.' "Fig. 5 shows a diagram of a modified form of'repulsion motor, in which the stator-winding is distributed over only a portion of the stator A, as indicated by thesha'ding. The heavy lines represent the portions of the stator which are wound; the light ortions being supposed to be unwound. T e rotor purpose.
B is supposed to be the usual-'ty-pewith fullpitclrwinding. inthis "motor the cross-magnetization is produced by the rotor alone; that portion of the rotor winding between the two dotted lines being effective for this In this motoralso the field due to the rotor magneto-motive "force is peaked and is not com letely neutralized by the stator. Fig. 6 s ows a similar diagram of a repulsion'motor arranged in accordance with my invention. The portion of the rotor windingy'which is effective in producing magnetization, is shown in heavy lines, and'lines outside of the dotted lines. The stator winding is distributed over all the stator. In this motor, as in the compensated series motor, the cross-niagnetization is produced wholly by the stator winding, the field due to the rotor magneto-motive force is flat-topped and is wholly neutralized by the state a as is clearly shown by Fig. 2.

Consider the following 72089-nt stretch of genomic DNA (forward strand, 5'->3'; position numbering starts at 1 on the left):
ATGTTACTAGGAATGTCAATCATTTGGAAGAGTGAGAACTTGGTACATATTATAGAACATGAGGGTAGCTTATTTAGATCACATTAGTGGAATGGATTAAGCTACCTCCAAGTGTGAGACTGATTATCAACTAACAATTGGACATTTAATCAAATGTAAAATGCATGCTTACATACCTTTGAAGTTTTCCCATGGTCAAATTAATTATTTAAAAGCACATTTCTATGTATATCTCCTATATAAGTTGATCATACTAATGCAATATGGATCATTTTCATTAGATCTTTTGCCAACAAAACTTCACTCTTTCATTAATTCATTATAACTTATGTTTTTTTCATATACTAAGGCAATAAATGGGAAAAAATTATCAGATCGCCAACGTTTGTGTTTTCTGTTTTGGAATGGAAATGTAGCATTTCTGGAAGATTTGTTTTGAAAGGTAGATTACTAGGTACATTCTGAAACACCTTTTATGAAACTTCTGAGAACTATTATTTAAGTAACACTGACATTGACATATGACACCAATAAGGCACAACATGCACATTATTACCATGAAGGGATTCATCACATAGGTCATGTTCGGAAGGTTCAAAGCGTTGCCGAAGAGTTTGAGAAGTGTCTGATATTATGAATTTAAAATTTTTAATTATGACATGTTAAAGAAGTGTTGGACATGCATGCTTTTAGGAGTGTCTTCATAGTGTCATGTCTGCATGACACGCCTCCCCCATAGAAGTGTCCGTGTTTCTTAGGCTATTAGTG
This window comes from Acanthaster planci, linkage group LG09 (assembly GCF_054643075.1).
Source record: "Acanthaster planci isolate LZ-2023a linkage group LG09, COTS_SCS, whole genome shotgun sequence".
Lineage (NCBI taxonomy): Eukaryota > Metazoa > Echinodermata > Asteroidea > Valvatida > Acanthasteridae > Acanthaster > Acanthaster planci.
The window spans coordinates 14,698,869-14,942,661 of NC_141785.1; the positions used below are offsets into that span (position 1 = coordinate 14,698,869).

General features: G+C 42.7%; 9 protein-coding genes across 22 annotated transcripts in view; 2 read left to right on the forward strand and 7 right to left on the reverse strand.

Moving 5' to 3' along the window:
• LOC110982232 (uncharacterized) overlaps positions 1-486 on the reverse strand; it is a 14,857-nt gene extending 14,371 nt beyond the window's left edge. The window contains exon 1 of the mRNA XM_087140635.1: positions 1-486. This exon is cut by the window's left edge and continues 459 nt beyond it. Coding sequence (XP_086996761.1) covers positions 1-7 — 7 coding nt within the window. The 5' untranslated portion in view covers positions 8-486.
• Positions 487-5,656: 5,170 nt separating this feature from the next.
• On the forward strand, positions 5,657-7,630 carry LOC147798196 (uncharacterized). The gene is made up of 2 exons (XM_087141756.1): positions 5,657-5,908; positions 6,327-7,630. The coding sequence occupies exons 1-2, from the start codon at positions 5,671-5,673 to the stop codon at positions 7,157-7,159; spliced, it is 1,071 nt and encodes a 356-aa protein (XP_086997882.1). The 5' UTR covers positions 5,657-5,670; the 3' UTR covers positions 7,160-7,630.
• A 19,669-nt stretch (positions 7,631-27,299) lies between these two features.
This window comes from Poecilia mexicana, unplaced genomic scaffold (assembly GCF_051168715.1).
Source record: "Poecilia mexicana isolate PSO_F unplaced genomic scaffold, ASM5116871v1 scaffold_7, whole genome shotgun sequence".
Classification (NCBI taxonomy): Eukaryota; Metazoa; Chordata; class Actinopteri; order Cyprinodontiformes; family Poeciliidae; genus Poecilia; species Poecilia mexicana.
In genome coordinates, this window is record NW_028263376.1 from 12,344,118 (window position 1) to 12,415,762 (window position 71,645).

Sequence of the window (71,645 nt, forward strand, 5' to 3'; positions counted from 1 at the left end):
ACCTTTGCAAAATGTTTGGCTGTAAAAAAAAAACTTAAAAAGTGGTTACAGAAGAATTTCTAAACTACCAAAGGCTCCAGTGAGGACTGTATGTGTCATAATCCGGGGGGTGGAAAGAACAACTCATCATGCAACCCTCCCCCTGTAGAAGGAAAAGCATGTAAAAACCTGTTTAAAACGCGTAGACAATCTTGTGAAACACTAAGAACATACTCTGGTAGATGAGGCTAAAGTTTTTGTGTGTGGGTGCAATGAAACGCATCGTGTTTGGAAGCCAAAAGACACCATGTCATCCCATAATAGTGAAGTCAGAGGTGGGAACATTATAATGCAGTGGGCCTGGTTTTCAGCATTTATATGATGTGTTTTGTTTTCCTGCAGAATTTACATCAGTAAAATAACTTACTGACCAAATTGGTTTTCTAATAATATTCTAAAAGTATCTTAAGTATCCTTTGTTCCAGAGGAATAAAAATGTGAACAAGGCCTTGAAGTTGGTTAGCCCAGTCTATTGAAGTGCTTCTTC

Returning to Fig. 1, it will be seen that the conductors composing a coil undergoing commutation both lie opposite the same pole of the field produced by the stator coils Zy This field may be considered as-exte'ndi approximately forty-five degrees on each:
side of a horizontal line passing through the axis of the machine. The two conductors forming -a coil undergoing commutation lie under the two ti s of the same pole of this field, so that the-electromotive forces induced in these conductors by cutting this field are opposed in the coil, and consequently the disturbing effect on commutation of cutting this field is eliminated. The back connections of the coils undergoing commutation are shown in dotted lines in-Fig. 1, the back connections of the other coils being omitted in order to avoid confusion in the diagram.
It has been seen, by comparing Figs. 4 and :6, that in the ordinary repulsion motor represented'by F i'g. 4, in whiclrall the rotor conductors are effective in producing the rotor magnetization or armature reaction, the